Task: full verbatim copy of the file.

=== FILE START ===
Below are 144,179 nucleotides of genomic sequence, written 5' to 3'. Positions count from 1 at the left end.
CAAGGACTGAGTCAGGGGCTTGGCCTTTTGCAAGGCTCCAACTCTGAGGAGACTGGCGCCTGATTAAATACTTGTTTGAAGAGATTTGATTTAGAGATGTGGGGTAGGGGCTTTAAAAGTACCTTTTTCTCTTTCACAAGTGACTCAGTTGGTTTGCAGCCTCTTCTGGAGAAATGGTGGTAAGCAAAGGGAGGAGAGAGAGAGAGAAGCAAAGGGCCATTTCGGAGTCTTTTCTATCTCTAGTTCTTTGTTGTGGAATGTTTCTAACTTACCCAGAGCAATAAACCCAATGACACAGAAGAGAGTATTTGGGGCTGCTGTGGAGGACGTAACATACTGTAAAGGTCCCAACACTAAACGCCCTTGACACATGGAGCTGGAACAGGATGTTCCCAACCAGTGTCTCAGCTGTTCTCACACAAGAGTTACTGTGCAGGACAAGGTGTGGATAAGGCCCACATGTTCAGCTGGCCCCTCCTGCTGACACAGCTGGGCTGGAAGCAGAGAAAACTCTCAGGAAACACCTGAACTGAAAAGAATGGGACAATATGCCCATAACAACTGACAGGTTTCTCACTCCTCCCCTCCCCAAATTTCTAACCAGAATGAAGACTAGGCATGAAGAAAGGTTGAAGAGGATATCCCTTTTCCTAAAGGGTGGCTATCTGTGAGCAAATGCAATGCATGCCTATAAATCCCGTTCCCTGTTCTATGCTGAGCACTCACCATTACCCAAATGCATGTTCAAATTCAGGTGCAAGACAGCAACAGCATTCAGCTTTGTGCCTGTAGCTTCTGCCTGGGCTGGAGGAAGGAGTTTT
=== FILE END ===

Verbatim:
Below are 144,179 nucleotides of genomic sequence, written 5' to 3'. Positions count from 1 at the left end.
CAAGGACTGAGTCAGGGGCTTGGCCTTTTGCAAGGCTCCAACTCTGAGGAGACTGGCGCCTGATTAAATACTTGTTTGAAGAGATTTGATTTAGAGATGTGGGGTAGGGGCTTTAAAAGTACCTTTTTCTCTTTCACAAGTGACTCAGTTGGTTTGCAGCCTCTTCTGGAGAAATGGTGGTAAGCAAAGGGAGGAGAGAGAGAGAGAAGCAAAGGGCCATTTCGGAGTCTTTTCTATCTCTAGTTCTTTGTTGTGGAATGTTTCTAACTTACCCAGAGCAATAAACCCAATGACACAGAAGAGAGTATTTGGGGCTGCTGTGGAGGACGTAACATACTGTAAAGGTCCCAACACTAAACGCCCTTGACACATGGAGCTGGAACAGGATGTTCCCAACCAGTGTCTCAGCTGTTCTCACACAAGAGTTACTGTGCAGGACAAGGTGTGGATAAGGCCCACATGTTCAGCTGGCCCCTCCTGCTGACACAGCTGGGCTGGAAGCAGAGAAAACTCTCAGGAAACACCTGAACTGAAAAGAATGGGACAATATGCCCATAACAACTGACAGGTTTCTCACTCCTCCCCTCCCCAAATTTCTAACCAGAATGAAGACTAGGCATGAAGAAAGGTTGAAGAGGATATCCCTTTTCCTAAAGGGTGGCTATCTGTGAGCAAATGCAATGCATGCCTATAAATCCCGTTCCCTGTTCTATGCTGAGCACTCACCATTACCCAAATGCATGTTCAAATTCAGGTGCAAGACAGCAACAGCATTCAGCTTTGTGCCTGTAGCTTCTGCCTGGGCTGGAGGAAGGAGTTTT